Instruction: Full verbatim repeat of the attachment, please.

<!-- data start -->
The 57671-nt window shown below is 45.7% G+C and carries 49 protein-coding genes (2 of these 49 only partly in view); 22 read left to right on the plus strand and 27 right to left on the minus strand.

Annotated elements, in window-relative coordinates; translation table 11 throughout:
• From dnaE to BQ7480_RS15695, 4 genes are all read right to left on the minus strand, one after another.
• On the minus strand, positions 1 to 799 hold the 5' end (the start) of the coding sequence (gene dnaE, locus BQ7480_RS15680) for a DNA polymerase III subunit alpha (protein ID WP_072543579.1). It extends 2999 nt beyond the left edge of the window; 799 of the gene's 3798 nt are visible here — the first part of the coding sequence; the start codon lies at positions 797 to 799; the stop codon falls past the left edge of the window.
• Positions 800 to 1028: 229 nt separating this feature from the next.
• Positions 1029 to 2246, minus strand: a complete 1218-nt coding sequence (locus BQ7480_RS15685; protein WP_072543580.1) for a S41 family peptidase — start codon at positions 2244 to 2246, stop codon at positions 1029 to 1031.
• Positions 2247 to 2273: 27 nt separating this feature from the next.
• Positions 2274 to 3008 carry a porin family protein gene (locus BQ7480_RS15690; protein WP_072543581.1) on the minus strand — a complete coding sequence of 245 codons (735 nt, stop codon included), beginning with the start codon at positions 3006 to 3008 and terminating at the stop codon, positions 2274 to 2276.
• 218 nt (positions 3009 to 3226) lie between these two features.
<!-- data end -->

The 57671-nt window shown below is 45.7% G+C and carries 49 protein-coding genes (2 of these 49 only partly in view); 22 read left to right on the plus strand and 27 right to left on the minus strand.

Annotated elements, in window-relative coordinates; translation table 11 throughout:
• From dnaE to BQ7480_RS15695, 4 genes are all read right to left on the minus strand, one after another.
• On the minus strand, positions 1 to 799 hold the 5' end (the start) of the coding sequence (gene dnaE, locus BQ7480_RS15680) for a DNA polymerase III subunit alpha (protein ID WP_072543579.1). It extends 2999 nt beyond the left edge of the window; 799 of the gene's 3798 nt are visible here — the first part of the coding sequence; the start codon lies at positions 797 to 799; the stop codon falls past the left edge of the window.
• Positions 800 to 1028: 229 nt separating this feature from the next.
• Positions 1029 to 2246, minus strand: a complete 1218-nt coding sequence (locus BQ7480_RS15685; protein WP_072543580.1) for a S41 family peptidase — start codon at positions 2244 to 2246, stop codon at positions 1029 to 1031.
• Positions 2247 to 2273: 27 nt separating this feature from the next.
• Positions 2274 to 3008 carry a porin family protein gene (locus BQ7480_RS15690; protein WP_072543581.1) on the minus strand — a complete coding sequence of 245 codons (735 nt, stop codon included), beginning with the start codon at positions 3006 to 3008 and terminating at the stop codon, positions 2274 to 2276.
• 218 nt (positions 3009 to 3226) lie between these two features.